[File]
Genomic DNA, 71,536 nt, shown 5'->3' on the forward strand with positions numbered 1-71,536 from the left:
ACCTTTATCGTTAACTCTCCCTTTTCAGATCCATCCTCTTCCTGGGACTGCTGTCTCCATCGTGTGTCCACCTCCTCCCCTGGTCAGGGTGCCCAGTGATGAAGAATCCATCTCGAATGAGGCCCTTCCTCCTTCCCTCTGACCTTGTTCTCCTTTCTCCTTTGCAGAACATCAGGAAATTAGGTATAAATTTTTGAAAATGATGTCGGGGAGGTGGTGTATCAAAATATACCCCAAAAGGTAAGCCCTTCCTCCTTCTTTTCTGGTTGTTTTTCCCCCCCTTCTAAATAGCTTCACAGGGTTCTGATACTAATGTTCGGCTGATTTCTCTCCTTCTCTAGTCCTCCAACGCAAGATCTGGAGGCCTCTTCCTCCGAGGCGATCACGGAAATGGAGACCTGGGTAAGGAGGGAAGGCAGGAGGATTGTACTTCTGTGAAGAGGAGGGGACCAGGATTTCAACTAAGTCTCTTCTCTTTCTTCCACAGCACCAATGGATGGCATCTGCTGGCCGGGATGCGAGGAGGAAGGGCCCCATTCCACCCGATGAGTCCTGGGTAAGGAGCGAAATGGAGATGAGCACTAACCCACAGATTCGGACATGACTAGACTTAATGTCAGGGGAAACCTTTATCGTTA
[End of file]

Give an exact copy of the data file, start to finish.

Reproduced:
Genomic DNA, 71,536 nt, shown 5'->3' on the forward strand with positions numbered 1-71,536 from the left:
ACCTTTATCGTTAACTCTCCCTTTTCAGATCCATCCTCTTCCTGGGACTGCTGTCTCCATCGTGTGTCCACCTCCTCCCCTGGTCAGGGTGCCCAGTGATGAAGAATCCATCTCGAATGAGGCCCTTCCTCCTTCCCTCTGACCTTGTTCTCCTTTCTCCTTTGCAGAACATCAGGAAATTAGGTATAAATTTTTGAAAATGATGTCGGGGAGGTGGTGTATCAAAATATACCCCAAAAGGTAAGCCCTTCCTCCTTCTTTTCTGGTTGTTTTTCCCCCCCTTCTAAATAGCTTCACAGGGTTCTGATACTAATGTTCGGCTGATTTCTCTCCTTCTCTAGTCCTCCAACGCAAGATCTGGAGGCCTCTTCCTCCGAGGCGATCACGGAAATGGAGACCTGGGTAAGGAGGGAAGGCAGGAGGATTGTACTTCTGTGAAGAGGAGGGGACCAGGATTTCAACTAAGTCTCTTCTCTTTCTTCCACAGCACCAATGGATGGCATCTGCTGGCCGGGATGCGAGGAGGAAGGGCCCCATTCCACCCGATGAGTCCTGGGTAAGGAGCGAAATGGAGATGAGCACTAACCCACAGATTCGGACATGACTAGACTTAATGTCAGGGGAAACCTTTATCGTTA